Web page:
Spotlight Artist Adalberto Lonardi
One person who has been especially captivated by his work is the Rev Betsy Blatchley. She leads Nine Elms Arts Ministry, which brings together residents and community organisations around creativity, and is Pioneer Minister in the Arts. Blatchley has collaborated with Lonardi several times and has witnessed how his work sparks wonder in people first hand, while also seeing his genuine commitment to collaborating with local communities.
You can still catch his Follow the Star mural for Nine Elms Arts Ministry at art’otel London Battersea until 5 January, a modern spin on a nativity scene made with the help of local residents. Blatchley describes it as “a triumph”, adding, “At every step – whether researching ideas in community workshops, allowing the local community to paint alongside him, or inspiring other creatives – he has been a joy to work with and genuinely collaborative.”
Says Lonardi: “My vision is to use art and design as a tool for communion. Art has a common ground that enables different generations to start a conversation, share experience and grow together.”
He describes his permanent, 360 degree mural at the Katherine Low Settlement – a charity in Battersea – as his greatest achievement. It took a team of 50 volunteers from the local community 147 hours to create House of Love, which covers 105 square metres of wall and was made with 24 litres of paint. Ideas, words, and drawings were gathered from intergenerational workshops and then incorporated into the design, which tells the story of a multicultural community moving harmoniously through time, from 1924 to today, in celebration of the settlement’s centenary.
Lonardi’s influences are wide ranging. “I am inspired by Byzantine iconography, Italian Renaissance masters, such as Leonardo da Vinci, Raphael, and Michelangelo, as well as Italian Metaphysical Art by people such as Giorgio de Chirico,” he says. But he also takes cues from more recent influences, including the Bauhaus school, the architecture of OMA, and the modernist graphic designs of Massimo Vignelli.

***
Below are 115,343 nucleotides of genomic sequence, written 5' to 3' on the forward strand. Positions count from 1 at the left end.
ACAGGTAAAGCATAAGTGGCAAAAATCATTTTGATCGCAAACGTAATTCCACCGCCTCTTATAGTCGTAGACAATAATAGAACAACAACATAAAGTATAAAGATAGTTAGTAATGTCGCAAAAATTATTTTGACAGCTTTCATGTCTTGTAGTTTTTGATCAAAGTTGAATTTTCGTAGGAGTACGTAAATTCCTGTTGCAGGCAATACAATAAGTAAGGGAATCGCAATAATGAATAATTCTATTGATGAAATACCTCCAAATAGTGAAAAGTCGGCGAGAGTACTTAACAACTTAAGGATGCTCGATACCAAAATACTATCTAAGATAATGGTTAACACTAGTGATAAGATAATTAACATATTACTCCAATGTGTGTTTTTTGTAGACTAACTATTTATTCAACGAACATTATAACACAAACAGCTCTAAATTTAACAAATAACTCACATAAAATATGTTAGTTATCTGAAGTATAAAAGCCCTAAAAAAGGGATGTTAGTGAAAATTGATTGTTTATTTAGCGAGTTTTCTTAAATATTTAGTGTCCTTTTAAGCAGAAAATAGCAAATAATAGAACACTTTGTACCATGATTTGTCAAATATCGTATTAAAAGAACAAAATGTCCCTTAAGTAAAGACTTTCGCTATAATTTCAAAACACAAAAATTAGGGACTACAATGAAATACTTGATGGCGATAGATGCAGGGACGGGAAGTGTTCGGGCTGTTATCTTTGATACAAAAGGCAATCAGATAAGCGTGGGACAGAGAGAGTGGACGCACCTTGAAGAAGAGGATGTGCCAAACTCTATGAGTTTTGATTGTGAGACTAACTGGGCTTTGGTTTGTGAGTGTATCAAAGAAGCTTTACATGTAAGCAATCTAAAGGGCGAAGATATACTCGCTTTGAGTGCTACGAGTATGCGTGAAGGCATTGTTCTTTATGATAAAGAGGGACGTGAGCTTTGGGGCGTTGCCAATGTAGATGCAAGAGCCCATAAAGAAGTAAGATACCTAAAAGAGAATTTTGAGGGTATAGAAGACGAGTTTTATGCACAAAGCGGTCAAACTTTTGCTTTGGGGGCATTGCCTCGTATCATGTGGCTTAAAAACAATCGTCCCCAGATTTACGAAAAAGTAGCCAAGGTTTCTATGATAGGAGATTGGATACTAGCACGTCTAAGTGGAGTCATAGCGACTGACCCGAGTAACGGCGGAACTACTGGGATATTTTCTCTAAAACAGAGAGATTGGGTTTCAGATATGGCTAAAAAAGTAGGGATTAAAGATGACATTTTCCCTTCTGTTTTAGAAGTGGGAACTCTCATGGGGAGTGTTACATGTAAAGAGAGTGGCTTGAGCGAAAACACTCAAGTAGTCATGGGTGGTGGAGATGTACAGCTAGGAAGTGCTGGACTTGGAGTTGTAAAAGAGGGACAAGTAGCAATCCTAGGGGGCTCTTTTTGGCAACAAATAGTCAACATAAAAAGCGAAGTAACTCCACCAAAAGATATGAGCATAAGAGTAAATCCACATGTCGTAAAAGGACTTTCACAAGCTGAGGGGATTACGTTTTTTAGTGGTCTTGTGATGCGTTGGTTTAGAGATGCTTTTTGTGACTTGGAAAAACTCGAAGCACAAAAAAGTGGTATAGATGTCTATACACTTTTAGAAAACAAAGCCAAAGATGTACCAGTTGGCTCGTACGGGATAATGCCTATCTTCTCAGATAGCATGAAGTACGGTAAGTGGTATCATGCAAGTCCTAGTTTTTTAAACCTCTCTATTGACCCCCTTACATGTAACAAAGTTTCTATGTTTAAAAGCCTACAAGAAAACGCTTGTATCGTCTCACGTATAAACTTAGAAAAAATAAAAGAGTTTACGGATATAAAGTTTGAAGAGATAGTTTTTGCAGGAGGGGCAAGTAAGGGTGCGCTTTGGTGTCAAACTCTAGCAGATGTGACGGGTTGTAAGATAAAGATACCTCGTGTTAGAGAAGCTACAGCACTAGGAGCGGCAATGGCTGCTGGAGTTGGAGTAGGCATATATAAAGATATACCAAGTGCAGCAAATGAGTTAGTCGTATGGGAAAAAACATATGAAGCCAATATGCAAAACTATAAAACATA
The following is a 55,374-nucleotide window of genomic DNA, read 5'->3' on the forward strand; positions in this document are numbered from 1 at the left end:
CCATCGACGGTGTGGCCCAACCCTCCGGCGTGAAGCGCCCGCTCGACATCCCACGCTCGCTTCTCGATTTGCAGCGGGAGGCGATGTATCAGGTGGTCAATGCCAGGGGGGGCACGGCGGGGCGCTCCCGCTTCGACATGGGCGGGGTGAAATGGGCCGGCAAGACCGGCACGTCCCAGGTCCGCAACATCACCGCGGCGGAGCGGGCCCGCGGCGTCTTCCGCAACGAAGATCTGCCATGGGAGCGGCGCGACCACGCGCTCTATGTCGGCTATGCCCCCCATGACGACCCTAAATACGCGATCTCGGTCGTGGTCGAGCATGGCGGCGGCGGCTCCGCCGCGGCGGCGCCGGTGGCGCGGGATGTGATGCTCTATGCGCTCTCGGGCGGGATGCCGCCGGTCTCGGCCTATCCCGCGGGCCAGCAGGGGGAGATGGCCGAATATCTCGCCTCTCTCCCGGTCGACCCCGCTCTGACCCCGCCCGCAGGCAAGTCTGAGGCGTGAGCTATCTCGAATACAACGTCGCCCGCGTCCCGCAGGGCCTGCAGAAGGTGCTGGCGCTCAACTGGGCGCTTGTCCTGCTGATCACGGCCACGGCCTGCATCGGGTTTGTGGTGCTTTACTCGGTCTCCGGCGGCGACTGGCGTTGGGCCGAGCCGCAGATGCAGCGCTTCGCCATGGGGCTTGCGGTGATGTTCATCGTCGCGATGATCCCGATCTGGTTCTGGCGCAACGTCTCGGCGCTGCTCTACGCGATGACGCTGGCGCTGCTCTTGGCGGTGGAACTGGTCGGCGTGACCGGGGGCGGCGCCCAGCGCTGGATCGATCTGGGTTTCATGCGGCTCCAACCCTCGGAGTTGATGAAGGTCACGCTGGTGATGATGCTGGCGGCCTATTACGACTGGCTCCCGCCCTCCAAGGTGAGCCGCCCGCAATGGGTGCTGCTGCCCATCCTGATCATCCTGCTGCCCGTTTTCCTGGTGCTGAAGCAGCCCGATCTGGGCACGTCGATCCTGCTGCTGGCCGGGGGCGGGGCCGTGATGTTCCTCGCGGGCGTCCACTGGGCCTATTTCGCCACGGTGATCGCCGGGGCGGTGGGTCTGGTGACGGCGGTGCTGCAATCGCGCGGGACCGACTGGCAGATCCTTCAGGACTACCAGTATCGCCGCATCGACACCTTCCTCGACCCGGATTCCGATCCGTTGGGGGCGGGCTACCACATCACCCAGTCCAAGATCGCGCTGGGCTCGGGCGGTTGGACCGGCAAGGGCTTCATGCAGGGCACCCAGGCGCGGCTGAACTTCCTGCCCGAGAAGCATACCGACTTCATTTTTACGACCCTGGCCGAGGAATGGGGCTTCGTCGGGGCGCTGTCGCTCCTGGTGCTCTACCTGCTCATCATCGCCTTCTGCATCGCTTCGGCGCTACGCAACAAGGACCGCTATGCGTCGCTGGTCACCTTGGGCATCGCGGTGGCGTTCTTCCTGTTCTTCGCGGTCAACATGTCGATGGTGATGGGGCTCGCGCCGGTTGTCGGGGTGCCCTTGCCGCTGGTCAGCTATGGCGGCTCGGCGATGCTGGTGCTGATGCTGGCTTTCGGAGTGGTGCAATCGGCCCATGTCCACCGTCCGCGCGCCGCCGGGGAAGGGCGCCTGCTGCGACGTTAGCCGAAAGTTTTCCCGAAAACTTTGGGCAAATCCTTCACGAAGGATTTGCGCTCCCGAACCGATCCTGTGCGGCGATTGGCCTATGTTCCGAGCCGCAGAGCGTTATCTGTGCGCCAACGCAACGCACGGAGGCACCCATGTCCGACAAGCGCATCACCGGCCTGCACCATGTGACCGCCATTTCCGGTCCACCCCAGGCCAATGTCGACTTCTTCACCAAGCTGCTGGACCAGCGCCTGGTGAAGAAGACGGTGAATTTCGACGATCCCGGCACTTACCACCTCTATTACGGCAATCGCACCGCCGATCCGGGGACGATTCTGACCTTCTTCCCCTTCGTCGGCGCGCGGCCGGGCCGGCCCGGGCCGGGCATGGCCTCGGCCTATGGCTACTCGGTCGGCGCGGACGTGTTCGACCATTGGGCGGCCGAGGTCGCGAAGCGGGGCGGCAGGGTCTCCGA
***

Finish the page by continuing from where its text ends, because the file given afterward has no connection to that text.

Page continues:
Tennis fans can see Lonardi’s work at the Wimbledon Lawn Tennis Museum, where they will discover his series of four tapestries “celebrating the beauty of equality and diversity in tennis”, as he puts it, and evoking the icons, colours and atmosphere of Wimbledon. Each panel combines elements from drawings created by members of the Katherine Low Settlement, made by four textile artists in collaboration with the local community during sewing and embroidery sessions.
This year will mark a homecoming for Lonardi, who is redesigning the interiors of an apartment in the heart of Verona, where he was born, and producing a series of site-specific and multidisciplinary artworks at the intersection of art and design. The public will be given the chance to submerge themselves in his artistic vision for several days by renting the home-cum-museum for a short stay.
About the champion
Rev Betsy Blatchley is Pioneer Minister in the Arts. She also leads Nine Elms Arts Ministry, which brings together residents, businesses, and cultural, and community organisations around creativity, spirituality and wellbeing in Battersea, Nine Elms.